CARDS & PAYMENTS | Contributed Content, Singapore
David Cavell

The advent of self service banking in the 21st century


Heroes of the first decade!

Many banks are only now beginning to take full advantage of the full range of self service capabilities, and the industry is still playing catch-up on such facilities as cash and cheque acceptance, coin dispensing and video banking. However, the last decade has not been without its stars, and here are some in passing! Global leadership in branch based self service has enabled many German Sparkassen (or community retail banks) to build progressively better retail environments, including fully automated units. There are around 15,700 branches of the Sparkassen in Germany.

The major ATM redevelopment programme undertaken by La Caixa in Spain through a project called ‘Punt Groc’ (yellow spot) has been an industry milestone, and includes a high quality customer relationship management system (CRM) driving sales. The bank operates nearly 8,000 ATMs handling an average of over 500,000 transactions per month, accessing more than 200 different financial and lifestyle functions. OCBC in Singapore was rightly recognised by the ATMIA for both personalising its ATMs and also harnessing the power of its customer relationship management system to ensure that the sales potential of transactions is maximised. Whilst in Brazil, Bradesco bank is now using palm recognition biometrics at over 18,000 out of its 32,000 ATMs. In summary, at the end of a busy decade, self service is now capable of taking over all the everyday transactions of a retail branch with hardware and functionality that is now generally mature and reliable.

Convergence – the next challenge

The new channels (PC, tablets, pads, books, etc) will quickly create a continuum of customer activated devices, from high function ATMs through kiosks and desktops to a growing range of portables and mobiles. Properly understanding and envisioning the future role and potential for all customer activated channels is now a strategic imperative. The branch of the future will have a multi-channel, multi-device environment and it will make increasing use of maturing technologies such as video, digital signage and recognition techniques across all customer interfaces. The attitudes of manufacturers and consumers will ensure that the new devices retain their brand and product identities. However, to the operational banker, they must become just another screen and keyboard within which can be accessed predetermined content.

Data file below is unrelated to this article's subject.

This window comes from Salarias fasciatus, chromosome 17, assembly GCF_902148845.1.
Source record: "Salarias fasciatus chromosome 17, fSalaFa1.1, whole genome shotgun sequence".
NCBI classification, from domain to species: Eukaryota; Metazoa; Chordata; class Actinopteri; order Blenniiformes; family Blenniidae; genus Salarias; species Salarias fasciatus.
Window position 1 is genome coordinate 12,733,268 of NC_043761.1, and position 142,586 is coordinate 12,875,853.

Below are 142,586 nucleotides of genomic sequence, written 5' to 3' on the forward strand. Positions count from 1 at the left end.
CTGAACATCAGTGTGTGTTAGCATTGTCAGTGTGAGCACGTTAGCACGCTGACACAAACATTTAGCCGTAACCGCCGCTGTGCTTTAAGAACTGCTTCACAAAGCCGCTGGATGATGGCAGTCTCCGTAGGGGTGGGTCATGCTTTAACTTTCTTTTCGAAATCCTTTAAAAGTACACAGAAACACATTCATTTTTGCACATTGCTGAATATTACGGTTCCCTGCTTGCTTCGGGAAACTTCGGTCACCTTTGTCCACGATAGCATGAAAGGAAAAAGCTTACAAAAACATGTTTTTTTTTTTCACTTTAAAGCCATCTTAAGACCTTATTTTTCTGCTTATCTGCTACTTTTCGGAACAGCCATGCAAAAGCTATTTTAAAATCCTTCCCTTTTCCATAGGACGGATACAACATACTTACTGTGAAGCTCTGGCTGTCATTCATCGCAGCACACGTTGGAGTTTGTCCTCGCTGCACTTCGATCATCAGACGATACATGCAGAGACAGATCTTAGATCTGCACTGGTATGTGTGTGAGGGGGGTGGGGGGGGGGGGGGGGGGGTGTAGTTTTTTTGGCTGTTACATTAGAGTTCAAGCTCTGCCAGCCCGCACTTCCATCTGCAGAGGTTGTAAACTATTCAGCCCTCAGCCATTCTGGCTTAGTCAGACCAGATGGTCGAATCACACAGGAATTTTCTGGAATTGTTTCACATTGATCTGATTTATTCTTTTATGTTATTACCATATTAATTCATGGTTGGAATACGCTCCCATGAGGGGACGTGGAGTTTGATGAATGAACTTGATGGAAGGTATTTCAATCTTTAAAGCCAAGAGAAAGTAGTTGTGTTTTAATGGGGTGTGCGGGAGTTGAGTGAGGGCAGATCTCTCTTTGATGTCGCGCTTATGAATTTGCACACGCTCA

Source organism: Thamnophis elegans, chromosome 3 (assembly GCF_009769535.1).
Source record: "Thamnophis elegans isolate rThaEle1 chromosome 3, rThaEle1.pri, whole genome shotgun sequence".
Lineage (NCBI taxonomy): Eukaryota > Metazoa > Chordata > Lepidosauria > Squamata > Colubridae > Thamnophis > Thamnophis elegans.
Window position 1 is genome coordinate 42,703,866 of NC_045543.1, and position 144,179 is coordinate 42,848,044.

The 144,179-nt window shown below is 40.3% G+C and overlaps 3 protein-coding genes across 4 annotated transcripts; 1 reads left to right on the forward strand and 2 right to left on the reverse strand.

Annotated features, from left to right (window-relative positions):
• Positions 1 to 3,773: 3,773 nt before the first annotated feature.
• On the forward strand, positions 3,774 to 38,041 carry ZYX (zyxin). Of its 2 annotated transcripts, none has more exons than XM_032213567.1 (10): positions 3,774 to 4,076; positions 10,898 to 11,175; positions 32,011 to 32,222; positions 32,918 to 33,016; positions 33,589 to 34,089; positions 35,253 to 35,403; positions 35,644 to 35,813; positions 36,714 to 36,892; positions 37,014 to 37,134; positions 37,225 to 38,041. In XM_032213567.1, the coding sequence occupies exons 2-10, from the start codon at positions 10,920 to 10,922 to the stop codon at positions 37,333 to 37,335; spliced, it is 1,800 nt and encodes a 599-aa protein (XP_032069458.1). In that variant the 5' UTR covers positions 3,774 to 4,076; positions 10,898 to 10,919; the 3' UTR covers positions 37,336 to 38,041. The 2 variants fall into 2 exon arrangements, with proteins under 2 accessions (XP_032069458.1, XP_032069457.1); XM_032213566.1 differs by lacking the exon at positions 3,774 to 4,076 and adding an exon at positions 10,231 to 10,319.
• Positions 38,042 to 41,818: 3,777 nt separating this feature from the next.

From this, it follows that another urgent strategic requirement is for a coordinated approach to the development of all points at which the customer interacts with the bank electronically. In future, a central channel manager must take responsibility for ensuring that each customer terminal and interface carries a common set of images and navigation tools. Brand and promotional messages must be harmonised. And the functionality of all terminals must be researched in a rational fashion and coordinated. Lifestyle applications (including fun!) will also grow within the digital proposition. Development work may continue to be delegated to a technical silo, but the design and content of the customer interface for all customer activated terminals must be managed from one point in future. The consequences of not doing so will be an increasingly confused customer proposition and sub-optimal returns from the necessary growing channel investment!

The views expressed in this column are the author's own and do not necessarily reflect this publication's view, and this article is not edited by Asian Banking & Finance. The author was not remunerated for this article.

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David Cavell

David Cavell

David Cavell advises banks around the world on the development of profitable delivery channel and branch strategies. Contact:

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